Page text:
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Peer Relationships, ADHD, and Depression in Teens


When your teen was diagnosed with attention-deficit hyperactivity disorder (ADHD), you probably prepared for a lack of focus or self-control. What you may not have expected to encounter was the possibility their ADHD may lead to depression.

It may be more than sadness your son or daughter has experienced for weeks. While ADHD creates challenges with completing schoolwork, it may also explain their sudden mood changes and lack of interest in usual activities. Studies show that adolescents who receive an ADHD diagnosis in their youth have an increased chance of experiencing major depressive disorder (MDD).

The Link Between ADHD and Depression

The medical journal European Child & Adolescent Psychiatry links ADHD to depression in several ways. Here are some notable statistics published recently:

  • 50% of adolescents with ADHD have MDD or an anxiety disorder
  • 35% of adolescents without ADHD are diagnosed with MDD or an anxiety disorder
  • Teens with ADHD typically under-report their depressive symptoms

Now that we know how much of a role ADHD can play in your teen experiencing depression, it’s important to understand why. Two significant factors contribute to ADHD leading to depression in teens: peer relationships and academic achievement.

Have you noticed your son or daughter struggling to make friends? Do they spend less time with their regular friend group? These are some important signs to be aware of because they could lead to an onset of depression for your teenager.

Social Life, ADHD, and Depression

Social acceptance has an impact on the mental health of any teen. While we may understand how it feels to deal with peer pressure in our youth, teens with ADHD face significant challenges. For adolescents who have ADHD, problems with peer relationships can result in a depressive episode. You may notice that your teen encounters challenges with their peers. If they have trouble forming friendships or question whether their peers like them, these social difficulties may be related to both ADHD and depression. Different aspects of peer relationships can trigger depression in teens with ADHD.

Let’s take a closer look at statistics from the article we link to above about the link between peer relationships, ADHD, and depression. Having good friendships, feeling liked by others, and socializing with others are important protective factors for depression in teens with ADHD. That’s why these statistics are important for parents to understand. Peer support helps prevent depression, but ADHD can make creating a solid peer support group difficult:

  • 14.68% of teens with ADHD have depressive symptoms related to issues with peer relationships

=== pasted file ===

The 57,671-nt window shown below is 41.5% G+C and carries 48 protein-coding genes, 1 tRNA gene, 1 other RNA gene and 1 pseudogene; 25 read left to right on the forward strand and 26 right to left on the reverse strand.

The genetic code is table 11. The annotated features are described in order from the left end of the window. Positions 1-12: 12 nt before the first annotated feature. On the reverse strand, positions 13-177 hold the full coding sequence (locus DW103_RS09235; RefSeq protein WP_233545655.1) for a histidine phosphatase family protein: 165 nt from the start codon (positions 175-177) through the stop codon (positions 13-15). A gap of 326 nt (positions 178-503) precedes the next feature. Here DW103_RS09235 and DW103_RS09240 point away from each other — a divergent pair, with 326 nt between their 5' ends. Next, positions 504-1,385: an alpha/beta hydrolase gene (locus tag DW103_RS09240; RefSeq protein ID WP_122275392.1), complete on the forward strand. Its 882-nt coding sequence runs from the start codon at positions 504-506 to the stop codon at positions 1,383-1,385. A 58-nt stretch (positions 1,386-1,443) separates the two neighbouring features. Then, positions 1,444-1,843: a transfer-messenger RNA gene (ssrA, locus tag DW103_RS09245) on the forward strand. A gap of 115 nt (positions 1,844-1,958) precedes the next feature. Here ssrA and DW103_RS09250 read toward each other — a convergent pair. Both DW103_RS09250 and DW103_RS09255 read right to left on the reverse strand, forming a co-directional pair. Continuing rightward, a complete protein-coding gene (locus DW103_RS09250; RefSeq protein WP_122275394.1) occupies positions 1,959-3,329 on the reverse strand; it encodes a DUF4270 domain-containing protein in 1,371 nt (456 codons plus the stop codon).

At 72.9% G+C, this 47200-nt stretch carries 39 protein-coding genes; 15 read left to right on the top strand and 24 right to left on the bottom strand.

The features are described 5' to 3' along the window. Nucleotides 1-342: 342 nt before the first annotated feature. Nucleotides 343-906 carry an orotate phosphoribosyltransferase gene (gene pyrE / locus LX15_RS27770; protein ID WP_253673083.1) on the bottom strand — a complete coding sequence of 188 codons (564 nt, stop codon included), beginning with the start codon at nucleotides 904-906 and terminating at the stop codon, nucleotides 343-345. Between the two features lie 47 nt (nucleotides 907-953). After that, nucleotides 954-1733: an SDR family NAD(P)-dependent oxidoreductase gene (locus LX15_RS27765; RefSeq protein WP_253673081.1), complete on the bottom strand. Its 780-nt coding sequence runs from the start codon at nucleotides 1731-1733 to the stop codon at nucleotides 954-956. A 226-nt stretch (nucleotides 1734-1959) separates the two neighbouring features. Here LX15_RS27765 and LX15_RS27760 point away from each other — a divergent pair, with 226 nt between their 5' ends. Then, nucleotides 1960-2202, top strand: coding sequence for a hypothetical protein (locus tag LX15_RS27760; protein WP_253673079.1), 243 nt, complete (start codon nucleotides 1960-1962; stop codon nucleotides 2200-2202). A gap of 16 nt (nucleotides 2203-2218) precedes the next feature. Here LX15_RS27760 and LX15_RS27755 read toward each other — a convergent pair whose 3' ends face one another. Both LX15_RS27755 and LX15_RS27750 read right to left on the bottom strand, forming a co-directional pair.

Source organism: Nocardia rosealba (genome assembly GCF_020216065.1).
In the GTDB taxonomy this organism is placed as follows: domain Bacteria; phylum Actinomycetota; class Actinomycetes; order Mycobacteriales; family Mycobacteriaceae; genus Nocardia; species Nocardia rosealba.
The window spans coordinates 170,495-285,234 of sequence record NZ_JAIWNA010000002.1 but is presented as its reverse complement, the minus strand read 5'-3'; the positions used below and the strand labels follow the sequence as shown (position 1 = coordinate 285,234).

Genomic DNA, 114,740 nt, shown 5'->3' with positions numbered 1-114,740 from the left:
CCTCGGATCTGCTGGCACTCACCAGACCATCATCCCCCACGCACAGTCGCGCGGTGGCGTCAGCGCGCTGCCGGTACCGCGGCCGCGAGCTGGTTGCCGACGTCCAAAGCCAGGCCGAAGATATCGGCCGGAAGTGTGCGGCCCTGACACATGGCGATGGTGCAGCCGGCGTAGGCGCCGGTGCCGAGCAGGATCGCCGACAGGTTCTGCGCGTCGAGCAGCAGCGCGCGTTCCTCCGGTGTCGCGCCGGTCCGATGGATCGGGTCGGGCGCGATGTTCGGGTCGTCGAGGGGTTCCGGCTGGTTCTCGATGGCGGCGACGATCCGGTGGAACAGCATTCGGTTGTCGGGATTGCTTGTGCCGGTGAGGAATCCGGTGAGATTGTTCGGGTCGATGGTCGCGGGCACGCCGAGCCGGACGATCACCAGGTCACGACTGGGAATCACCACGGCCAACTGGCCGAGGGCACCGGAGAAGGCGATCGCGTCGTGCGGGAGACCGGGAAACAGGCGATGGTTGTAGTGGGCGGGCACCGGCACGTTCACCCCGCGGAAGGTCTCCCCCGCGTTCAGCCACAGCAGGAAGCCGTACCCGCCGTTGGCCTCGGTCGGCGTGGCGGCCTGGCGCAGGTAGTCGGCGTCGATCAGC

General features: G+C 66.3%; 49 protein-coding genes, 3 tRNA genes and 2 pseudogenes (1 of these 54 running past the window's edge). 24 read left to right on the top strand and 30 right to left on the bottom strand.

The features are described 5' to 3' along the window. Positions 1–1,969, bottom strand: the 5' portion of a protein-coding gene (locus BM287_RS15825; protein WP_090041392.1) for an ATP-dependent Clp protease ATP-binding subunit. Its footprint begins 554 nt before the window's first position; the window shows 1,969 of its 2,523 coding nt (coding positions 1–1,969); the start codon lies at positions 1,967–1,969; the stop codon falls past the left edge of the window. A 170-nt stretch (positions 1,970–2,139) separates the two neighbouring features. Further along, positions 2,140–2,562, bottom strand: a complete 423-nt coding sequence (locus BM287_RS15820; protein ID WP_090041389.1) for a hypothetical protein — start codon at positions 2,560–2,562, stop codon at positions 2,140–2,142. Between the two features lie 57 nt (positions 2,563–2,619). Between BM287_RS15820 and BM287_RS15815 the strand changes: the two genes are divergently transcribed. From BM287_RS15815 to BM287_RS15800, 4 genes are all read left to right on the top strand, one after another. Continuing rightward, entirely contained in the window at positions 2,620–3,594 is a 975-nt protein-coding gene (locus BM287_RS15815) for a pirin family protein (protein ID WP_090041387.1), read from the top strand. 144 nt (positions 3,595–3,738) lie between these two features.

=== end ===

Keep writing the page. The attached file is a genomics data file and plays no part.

• 12.50% of teens have depressive symptoms triggered by peer relationships
  • Teens with ADHD may have a reduced ability to form and maintain friendships
  • Peer victimization (bullying) increases the risk of depression risk in youth with ADHD

While these statistics connect the dots between peer relationships, ADHD, and depression, academic achievement may have an even more significant impact on your teen.

How Academic Performance Leads to Depression

ADHD can affect your teen’s grades, which may mean more to them than you know.

Since ADHD can directly impact your teen’s cognitive skills, underperforming in school can result in feelings of failure and frustration. When students have a hard time managing their ADHD, they may have difficulty paying attention in class, following rules, or controlling their emotions. These difficulties in the classroom may result in depression. Studies say that an estimated 20 percent of depressed teens with ADHD also experience issues with academic achievement. These figures may surprise parents who are unsure whether their teens are dealing with ADHD, depression, or both.

Does Your Teen Have ADHD, MDD, or Both?

ADHD and depression are mental health disorders with many symptoms in common. Figuring out whether your teen has ADHD, MDD, or both is not a simple task. Both disorders can result in trouble focusing, hyperactivity, and irritability. Adolescents taking medication to treat ADHD may also experience irregular sleeping and eating habits, which can be signs of depression.

Your teen may be depressed if they have the following symptoms:

  • Daily feelings of sadness that last for more than two weeks
  • Loss of interest in usual activities
  • Low self-esteem
  • Feelings of hopelessness or worthlessness
  • Extreme self-criticism
  • Suicidal ideation

Our Depression in Teens Parent Guide has a comprehensive list of the signs and symptoms of depression, along with potential treatment options to consider for your teen. We want to help you navigate evidence-based treatment options to help your teen achieve a sustainable vision of health and happiness. Please click here to access our parent resource page so we can support you and your family on this journey.

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